Nurses picket Dail and accuse government of playing ‘Russian roulette’ with lives
Published 12/10/2011 | 17:43
NURSES have accused the Government of playing "Russian roulette" with people`s lives in overcrowded hospitals hit by swingeing cuts.
Emergency ward staff from the Mid-Western Regional Hospital in Limerick have picketed the Dail, warning that patients up and down the country are being treated like animals.
After three work stoppages at the A&E unit in the last three weeks, 80 nurses protested in Dublin to demand Taoiseach Enda Kenny and Health Minister Dr James Reilly review resources.
The Irish Nurses and Midwives Organisation (INMO) and Siptu appealed for nurses from hospitals all over Ireland to campaign against cuts and warned people are in danger of dying due to overcrowding.
Kerry McAuliffe, an emergency nurse of 28 years, said patients in Limerick were being treated like animals in deplorable conditions.
"The Government needs to stop playing Russian roulette with their lives and realise that they aren't just numbers, they are human beings," she said.
The emergency department at Limerick is being used to accommodate an overspill of patients waiting to be admitted to wards on top of its usual A&E responsibilities.
Letters demanding Health and Safety Executive (HSE) intervention and a review of hospital resources were handed in to the Taoiseach and Dr Reilly.
Sarah Watkins, a nurse with 20 years' experience, said: "Catastrophe is inevitable. This is a cry for help. Local management has been unable to help us, so we've had to take our case nationally."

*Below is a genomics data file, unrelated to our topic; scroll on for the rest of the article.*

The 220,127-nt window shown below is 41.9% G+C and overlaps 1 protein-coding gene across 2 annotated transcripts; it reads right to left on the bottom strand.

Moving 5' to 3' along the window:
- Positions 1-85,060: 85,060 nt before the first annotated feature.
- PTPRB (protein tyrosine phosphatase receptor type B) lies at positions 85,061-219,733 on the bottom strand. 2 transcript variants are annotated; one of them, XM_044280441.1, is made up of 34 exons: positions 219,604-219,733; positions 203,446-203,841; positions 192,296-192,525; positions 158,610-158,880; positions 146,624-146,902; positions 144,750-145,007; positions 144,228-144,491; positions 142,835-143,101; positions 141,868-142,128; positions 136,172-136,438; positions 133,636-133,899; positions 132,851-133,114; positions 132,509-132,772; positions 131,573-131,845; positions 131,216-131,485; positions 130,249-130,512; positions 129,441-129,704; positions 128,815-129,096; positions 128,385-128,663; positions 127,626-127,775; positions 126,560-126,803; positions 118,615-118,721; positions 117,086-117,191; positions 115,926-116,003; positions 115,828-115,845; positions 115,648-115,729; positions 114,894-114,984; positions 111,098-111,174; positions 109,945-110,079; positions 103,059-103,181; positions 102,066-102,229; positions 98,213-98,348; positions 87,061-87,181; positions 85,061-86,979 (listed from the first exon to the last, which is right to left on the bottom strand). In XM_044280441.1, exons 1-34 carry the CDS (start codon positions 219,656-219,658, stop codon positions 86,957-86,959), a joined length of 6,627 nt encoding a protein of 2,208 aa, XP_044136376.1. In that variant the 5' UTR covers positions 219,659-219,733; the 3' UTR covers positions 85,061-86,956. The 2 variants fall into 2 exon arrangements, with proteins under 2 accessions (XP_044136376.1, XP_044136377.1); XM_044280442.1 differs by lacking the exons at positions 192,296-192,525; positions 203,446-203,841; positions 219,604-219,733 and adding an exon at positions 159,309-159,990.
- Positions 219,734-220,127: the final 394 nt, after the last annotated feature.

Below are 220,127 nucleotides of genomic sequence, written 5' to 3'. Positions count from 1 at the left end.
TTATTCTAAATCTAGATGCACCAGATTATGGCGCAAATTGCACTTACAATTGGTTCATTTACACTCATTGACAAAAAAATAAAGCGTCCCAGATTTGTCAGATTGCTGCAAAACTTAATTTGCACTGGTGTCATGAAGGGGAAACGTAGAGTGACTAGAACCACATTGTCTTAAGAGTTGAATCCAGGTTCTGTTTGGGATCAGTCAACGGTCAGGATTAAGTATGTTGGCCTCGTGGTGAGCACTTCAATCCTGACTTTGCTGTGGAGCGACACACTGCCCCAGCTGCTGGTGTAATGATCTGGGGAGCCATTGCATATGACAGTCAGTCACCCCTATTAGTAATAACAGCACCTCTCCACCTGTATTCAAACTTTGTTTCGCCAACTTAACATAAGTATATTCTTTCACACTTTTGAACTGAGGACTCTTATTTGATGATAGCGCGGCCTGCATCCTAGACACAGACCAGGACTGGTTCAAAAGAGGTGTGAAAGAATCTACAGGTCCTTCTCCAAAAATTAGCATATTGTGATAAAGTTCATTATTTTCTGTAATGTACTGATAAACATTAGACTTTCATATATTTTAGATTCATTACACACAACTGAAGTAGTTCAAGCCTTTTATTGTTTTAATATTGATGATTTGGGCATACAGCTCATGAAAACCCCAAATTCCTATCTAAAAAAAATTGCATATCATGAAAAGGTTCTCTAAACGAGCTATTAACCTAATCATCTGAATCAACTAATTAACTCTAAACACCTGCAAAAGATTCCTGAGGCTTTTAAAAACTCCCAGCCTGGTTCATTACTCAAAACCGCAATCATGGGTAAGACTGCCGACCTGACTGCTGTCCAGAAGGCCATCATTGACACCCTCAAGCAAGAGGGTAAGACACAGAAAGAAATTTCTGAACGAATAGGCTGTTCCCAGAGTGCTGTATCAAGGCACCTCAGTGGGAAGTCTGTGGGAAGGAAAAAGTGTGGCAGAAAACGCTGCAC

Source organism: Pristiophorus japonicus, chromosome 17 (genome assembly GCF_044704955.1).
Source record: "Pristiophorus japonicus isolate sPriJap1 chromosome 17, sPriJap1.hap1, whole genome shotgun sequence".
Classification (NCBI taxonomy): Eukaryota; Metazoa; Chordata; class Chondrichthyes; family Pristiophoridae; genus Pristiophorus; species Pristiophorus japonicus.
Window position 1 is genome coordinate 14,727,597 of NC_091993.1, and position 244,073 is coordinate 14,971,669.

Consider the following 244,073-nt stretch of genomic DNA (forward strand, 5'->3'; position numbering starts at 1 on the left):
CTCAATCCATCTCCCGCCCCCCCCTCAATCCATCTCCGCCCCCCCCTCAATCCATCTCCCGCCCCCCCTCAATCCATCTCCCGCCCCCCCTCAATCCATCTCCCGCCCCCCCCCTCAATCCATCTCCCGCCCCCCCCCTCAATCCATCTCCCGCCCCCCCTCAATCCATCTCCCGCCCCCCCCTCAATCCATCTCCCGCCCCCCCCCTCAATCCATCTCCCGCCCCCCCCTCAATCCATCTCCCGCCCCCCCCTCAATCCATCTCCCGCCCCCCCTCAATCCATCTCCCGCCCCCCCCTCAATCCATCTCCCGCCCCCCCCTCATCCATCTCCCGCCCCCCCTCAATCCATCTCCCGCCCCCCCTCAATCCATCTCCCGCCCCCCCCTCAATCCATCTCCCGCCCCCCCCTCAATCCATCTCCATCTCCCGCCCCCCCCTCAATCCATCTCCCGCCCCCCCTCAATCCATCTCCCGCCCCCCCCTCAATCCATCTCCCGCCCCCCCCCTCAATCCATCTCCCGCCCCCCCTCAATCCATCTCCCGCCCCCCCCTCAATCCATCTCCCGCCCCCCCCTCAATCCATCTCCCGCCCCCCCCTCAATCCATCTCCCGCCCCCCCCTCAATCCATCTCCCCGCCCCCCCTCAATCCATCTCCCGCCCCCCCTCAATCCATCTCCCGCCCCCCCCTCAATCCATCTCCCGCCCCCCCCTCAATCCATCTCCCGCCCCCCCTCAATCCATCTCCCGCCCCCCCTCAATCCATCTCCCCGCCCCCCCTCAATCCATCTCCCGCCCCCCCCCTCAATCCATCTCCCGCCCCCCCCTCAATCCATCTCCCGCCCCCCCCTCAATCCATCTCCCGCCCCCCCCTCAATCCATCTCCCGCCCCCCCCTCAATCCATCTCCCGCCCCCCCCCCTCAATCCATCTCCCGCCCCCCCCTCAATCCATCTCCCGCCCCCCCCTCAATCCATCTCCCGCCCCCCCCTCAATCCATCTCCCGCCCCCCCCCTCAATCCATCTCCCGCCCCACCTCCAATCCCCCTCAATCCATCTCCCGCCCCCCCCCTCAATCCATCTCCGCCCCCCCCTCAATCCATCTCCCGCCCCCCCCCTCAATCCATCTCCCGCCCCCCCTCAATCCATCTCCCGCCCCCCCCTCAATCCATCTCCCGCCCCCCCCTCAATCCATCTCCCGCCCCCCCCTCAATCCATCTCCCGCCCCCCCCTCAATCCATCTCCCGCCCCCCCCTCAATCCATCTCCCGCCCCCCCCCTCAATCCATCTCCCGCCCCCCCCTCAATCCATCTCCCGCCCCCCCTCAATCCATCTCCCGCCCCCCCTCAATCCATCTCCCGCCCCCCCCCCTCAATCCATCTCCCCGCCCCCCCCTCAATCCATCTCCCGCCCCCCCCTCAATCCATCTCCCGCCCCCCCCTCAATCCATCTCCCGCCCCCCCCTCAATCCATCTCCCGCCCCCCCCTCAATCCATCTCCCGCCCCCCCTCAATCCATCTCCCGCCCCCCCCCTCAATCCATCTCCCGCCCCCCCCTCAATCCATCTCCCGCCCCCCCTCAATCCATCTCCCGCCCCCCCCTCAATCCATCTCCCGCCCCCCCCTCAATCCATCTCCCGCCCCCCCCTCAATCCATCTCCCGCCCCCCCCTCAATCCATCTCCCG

An average day at Limerick's emergency ward can see 30 people on trollies waiting to be admitted to a ward, on top of about 150 people who walk through the doors, including those with minor injuries and in need of acute care.
The department is staffed by 11 nurses at a time.
INMO industrial relations officer Mary Fogarty said the main aim of the protest was to secure safe care for patients.
She added: "We are also calling for immediate discussions on, and the early implementation of, the recommendations of the report from the special delivery unit of the Department of Health.
"All recognise that this dispute must be resolved and that high-level intervention from within the HSE is at this stage essential."
Talks aimed at preventing further work stoppages and resolving the overcrowding issue ended unsuccessfully last week at the Labour Relations Commission.
Ms Watkins said: "Someone is going to die if nothing is done about it - whether on a trolley or toilet - and we will have a massive outcry from the public.
"A huge proportion of patients that are left on trollies for up to 26 hours at a time are aged 70 to 80, and when you have an overcrowded department there's an increased risk of cross infection.
"You have trollies lined up next to each other like double beds. The patients are on top of each other. It's an infringement of their human rights - ethically and morally."
Nurse Bridget O'Donnell said staff were left exhausted by trying to do the impossible.
"You walk into work in the morning and you think 'how am I going to get through today?'," she added.